The structure formed in FIG. 4 is then implanted with P-type dopants, such as boron, in the manner shown in FIG. 5. Boron is introduced into the silicon island 34 using an energy in the range of about 150-180 keV and a dosage in the range of about 51014 -21015 cm-2 to form the first and second P-type separated regions 44 and 46, respectively. The second masking layer 42 remains over the gate area to prevent any of the high energy boron ions from penetrating the gate electrode 40 and damaging the underlying portion of the gate insulating layer 38. The first and second P-type separated regions 44 and 46, respectively, are also self-aligned relative to the gate electrode 40 and disposed below the top surface of the silicon island 34.

The doping step used to form the first and second P-type separated regions 44 and 46, respectively, is sigficantly different from the doping step used in the prior art to form a heavily doped back-channel. In the present invention, the P-type dopants used to form the first and second separated regions 44 and 46, respectively, do not pass through the channel region under the gate electrode 40. Thus, the threshold voltage of the transistor is not affected by the straggle of the P-type ions.

The second masking layer 42 may be removed immediately after the doping step illustrated in FIG. 5 using a conventional solvent or it may be removed later in the process after the step illustrated in FIG. 6. If the implant energies are not sufficent to cause the boron ions to penetrate the gate electrode 40 and damage the gate insulating layer 38, then the second masking layer 42 may be removed after the gate electrode 40 has been defined, such as after the step illustrated in FIG. 4.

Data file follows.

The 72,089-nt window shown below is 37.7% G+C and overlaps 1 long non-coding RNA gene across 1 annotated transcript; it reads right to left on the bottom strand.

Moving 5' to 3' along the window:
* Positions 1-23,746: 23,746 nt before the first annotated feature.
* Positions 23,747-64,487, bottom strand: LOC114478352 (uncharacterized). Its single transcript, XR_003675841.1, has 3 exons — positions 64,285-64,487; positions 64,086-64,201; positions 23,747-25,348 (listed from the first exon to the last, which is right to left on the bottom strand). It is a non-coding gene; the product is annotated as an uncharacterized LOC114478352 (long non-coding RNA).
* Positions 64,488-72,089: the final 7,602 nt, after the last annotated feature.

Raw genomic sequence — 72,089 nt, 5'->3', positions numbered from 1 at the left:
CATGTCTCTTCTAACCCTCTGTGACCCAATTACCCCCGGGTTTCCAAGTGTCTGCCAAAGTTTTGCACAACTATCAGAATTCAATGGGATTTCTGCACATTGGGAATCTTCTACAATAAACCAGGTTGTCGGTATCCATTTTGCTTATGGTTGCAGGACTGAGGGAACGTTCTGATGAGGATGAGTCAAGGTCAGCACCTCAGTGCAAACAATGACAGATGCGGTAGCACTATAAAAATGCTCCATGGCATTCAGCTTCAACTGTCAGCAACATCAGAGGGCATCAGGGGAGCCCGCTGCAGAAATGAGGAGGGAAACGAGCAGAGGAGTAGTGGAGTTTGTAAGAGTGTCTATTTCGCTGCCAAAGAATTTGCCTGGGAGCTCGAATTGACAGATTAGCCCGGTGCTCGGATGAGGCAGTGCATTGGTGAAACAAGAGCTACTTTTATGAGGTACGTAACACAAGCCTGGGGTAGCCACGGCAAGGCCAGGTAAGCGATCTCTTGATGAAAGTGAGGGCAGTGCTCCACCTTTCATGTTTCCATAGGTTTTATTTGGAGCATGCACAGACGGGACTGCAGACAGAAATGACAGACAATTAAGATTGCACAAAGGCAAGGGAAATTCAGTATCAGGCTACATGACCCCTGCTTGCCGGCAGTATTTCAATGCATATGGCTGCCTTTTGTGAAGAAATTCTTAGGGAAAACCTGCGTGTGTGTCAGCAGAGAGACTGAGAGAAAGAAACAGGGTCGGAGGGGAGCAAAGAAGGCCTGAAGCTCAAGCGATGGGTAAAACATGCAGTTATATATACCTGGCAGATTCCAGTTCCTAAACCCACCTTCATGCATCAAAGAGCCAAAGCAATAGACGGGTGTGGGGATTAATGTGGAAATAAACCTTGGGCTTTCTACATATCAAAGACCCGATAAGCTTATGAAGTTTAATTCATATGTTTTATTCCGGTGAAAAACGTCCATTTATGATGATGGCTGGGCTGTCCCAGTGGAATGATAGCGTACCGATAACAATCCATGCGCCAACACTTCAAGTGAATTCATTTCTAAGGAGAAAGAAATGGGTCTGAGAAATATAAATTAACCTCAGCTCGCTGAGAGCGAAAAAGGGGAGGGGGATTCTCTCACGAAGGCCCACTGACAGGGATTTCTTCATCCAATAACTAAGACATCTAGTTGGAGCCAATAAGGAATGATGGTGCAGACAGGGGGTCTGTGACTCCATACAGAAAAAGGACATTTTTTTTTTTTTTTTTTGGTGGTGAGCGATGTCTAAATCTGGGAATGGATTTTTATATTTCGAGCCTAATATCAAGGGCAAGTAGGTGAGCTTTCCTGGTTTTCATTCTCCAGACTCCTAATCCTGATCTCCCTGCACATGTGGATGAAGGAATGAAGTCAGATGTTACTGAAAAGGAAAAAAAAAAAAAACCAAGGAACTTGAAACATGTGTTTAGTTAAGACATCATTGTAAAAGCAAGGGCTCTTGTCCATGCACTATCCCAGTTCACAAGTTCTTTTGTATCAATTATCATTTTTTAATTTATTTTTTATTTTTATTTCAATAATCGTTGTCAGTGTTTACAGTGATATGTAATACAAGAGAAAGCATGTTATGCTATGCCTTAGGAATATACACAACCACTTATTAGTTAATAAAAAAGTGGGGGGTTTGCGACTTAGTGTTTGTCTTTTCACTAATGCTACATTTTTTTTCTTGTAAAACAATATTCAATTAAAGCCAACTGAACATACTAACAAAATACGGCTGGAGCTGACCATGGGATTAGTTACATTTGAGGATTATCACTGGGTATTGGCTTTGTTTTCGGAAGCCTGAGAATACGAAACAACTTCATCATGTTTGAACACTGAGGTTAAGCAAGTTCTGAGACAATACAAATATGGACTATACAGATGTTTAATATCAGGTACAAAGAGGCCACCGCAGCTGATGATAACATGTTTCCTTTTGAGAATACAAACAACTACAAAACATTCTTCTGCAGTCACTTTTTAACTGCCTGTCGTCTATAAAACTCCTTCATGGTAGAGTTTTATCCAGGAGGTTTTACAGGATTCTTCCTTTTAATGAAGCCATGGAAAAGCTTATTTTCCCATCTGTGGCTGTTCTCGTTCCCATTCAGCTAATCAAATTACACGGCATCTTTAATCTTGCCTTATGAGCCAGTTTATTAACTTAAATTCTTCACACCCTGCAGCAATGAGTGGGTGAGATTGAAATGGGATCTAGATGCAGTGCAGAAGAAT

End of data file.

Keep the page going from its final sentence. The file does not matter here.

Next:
Now referring to FIG. 6, heavily doped N-type source and drain regions 48 and 50, respectively, are formed by implanting N-type dopants into the portions of the silicon island 38 above the first and second P-type separated regions 44 and 46, respectively. Arsenic is typically implanted at an energy in the range of about 40-150 keV using a dosage in the range of about 11015 -41015 cm-2. Since the gate electrode 40 acts as a masking layer, the source and drain regions 48 and 50, respectively, are self-aligned. The source and drain regions 48 and 50, respectively, each have an N-type impurity concentration of about lO-3.

After the N-type dopant implantation step, a dielectric layer, such as PSG or BPSG, is deposited using conventional techniques to a thickness of about 0.4-0.5 micrometer. Openings are then formed in a dielectrical layer so that contacts 54 and 56, shown in FIG. 2, can be made to the respective source 48 and drain 50 regions.

Although the process illustrated in FIGS. 3 to 6 carries out the P-type doping step for.the first and second separated regions 44 and 46, respectively, before the N-type doping step for the source and drain regions 48 and 50, respectively, the step illustrated in FIG. 6 can b carried out before the step illustrated in FIG. 5. When using this alternative sequence, the second masking layer 42 remains over the gate electrode 40 until at least after the P-type doping step used to form the first and second separated regions 44 and 46, respectively, is carried out.

A further embodiment of the present invention includes an N-channel SOS device where the P-type separated region is disposed under either the source region 48 or the drain region 50. The process illustrated in FIGS. 3 to 6 would be modified by masking the area over either the source region 48 or drain region 50 during the P-type doping step illustrated in FIG. 5 so that only a single P-type region is formed in the silicon island 34. The source region 48 or drain region 50 which does not overlie the single P-type region would then be formed so that it extends to the interface between the silicon island 34 and the sapphire substrate 32. It is preferable to form the P-type region under at least the source region because the drain bias is usually higher than the source bias. When the drain bias is high, the P-type doping concentration necessary to prevent the depletion region of the drain from extending to the interface also becomes quite high.